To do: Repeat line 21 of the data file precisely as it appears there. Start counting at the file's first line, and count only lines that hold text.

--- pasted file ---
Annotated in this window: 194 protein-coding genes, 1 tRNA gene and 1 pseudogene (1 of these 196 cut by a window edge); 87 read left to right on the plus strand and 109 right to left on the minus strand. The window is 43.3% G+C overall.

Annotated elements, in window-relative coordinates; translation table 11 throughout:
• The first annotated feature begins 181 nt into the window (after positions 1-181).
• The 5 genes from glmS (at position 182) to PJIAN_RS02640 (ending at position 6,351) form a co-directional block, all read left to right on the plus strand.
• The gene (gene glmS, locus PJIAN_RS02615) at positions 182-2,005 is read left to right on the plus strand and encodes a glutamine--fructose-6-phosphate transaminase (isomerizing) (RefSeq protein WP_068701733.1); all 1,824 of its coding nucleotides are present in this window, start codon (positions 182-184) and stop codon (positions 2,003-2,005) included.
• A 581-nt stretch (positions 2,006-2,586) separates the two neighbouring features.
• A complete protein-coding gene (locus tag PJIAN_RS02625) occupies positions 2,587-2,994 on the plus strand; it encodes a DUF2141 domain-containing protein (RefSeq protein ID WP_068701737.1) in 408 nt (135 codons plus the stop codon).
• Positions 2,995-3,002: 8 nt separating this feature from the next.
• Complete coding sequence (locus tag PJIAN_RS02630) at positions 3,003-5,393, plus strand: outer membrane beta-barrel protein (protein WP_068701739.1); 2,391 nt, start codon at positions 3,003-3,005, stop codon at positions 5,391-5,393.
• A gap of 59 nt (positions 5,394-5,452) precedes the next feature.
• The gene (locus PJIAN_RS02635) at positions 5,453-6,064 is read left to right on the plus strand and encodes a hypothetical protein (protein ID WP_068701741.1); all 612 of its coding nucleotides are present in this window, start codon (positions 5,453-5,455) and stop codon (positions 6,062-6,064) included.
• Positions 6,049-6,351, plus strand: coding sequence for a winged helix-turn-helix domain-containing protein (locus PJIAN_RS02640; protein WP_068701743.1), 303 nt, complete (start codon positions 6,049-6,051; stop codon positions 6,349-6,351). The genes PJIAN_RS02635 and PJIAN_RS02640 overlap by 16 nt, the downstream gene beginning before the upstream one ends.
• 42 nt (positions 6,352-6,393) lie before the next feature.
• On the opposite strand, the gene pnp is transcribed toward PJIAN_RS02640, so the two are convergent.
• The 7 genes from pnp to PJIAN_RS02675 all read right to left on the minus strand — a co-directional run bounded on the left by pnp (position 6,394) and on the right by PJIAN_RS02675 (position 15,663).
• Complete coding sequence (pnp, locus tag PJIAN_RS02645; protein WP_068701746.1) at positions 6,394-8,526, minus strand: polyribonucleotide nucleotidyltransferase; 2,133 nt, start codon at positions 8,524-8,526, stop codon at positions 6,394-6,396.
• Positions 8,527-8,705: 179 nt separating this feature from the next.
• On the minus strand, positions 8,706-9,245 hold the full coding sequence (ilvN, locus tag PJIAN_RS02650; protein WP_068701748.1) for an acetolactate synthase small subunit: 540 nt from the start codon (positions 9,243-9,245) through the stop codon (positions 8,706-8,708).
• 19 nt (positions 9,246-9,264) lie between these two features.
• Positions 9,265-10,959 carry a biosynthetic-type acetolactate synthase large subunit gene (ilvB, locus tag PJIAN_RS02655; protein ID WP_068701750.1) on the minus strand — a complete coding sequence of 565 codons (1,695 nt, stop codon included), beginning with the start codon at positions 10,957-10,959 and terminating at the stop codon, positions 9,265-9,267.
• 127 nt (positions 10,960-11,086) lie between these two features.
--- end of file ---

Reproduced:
• 127 nt (positions 10,960-11,086) lie between these two features.